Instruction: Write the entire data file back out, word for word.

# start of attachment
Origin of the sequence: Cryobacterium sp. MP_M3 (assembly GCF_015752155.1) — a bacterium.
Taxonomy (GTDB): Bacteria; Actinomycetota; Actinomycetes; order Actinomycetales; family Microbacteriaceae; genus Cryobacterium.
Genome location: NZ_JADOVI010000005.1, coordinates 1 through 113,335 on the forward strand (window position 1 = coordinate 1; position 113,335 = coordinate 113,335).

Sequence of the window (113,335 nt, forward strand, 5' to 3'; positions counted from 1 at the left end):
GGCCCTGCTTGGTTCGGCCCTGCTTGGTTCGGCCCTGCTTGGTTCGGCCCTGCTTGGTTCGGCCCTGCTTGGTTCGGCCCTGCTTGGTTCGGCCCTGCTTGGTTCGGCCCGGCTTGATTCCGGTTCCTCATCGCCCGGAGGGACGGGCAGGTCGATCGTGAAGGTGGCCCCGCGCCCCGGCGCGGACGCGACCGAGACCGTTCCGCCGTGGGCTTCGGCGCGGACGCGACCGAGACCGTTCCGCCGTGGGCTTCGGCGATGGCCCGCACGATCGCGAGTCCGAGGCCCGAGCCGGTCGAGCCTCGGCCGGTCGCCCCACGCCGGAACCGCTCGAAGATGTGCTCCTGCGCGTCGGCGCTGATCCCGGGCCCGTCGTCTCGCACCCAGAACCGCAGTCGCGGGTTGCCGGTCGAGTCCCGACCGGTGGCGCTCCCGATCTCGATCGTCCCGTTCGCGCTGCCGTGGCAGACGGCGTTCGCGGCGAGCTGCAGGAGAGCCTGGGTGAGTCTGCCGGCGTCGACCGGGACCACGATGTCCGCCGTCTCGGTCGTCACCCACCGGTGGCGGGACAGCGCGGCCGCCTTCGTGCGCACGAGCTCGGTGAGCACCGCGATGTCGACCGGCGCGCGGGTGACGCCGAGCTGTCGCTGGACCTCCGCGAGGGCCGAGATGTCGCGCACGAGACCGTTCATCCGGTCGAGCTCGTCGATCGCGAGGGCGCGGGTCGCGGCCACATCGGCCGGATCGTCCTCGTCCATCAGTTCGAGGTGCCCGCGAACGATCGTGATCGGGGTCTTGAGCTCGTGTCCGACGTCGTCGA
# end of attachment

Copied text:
Origin of the sequence: Cryobacterium sp. MP_M3 (assembly GCF_015752155.1) — a bacterium.
Taxonomy (GTDB): Bacteria; Actinomycetota; Actinomycetes; order Actinomycetales; family Microbacteriaceae; genus Cryobacterium.
Genome location: NZ_JADOVI010000005.1, coordinates 1 through 113,335 on the forward strand (window position 1 = coordinate 1; position 113,335 = coordinate 113,335).

Sequence of the window (113,335 nt, forward strand, 5' to 3'; positions counted from 1 at the left end):
GGCCCTGCTTGGTTCGGCCCTGCTTGGTTCGGCCCTGCTTGGTTCGGCCCTGCTTGGTTCGGCCCTGCTTGGTTCGGCCCTGCTTGGTTCGGCCCTGCTTGGTTCGGCCCGGCTTGATTCCGGTTCCTCATCGCCCGGAGGGACGGGCAGGTCGATCGTGAAGGTGGCCCCGCGCCCCGGCGCGGACGCGACCGAGACCGTTCCGCCGTGGGCTTCGGCGCGGACGCGACCGAGACCGTTCCGCCGTGGGCTTCGGCGATGGCCCGCACGATCGCGAGTCCGAGGCCCGAGCCGGTCGAGCCTCGGCCGGTCGCCCCACGCCGGAACCGCTCGAAGATGTGCTCCTGCGCGTCGGCGCTGATCCCGGGCCCGTCGTCTCGCACCCAGAACCGCAGTCGCGGGTTGCCGGTCGAGTCCCGACCGGTGGCGCTCCCGATCTCGATCGTCCCGTTCGCGCTGCCGTGGCAGACGGCGTTCGCGGCGAGCTGCAGGAGAGCCTGGGTGAGTCTGCCGGCGTCGACCGGGACCACGATGTCCGCCGTCTCGGTCGTCACCCACCGGTGGCGGGACAGCGCGGCCGCCTTCGTGCGCACGAGCTCGGTGAGCACCGCGATGTCGACCGGCGCGCGGGTGACGCCGAGCTGTCGCTGGACCTCCGCGAGGGCCGAGATGTCGCGCACGAGACCGTTCATCCGGTCGAGCTCGTCGATCGCGAGGGCGCGGGTCGCGGCCACATCGGCCGGATCGTCCTCGTCCATCAGTTCGAGGTGCCCGCGAACGATCGTGATCGGGGTCTTGAGCTCGTGTCCGACGTCGTCGA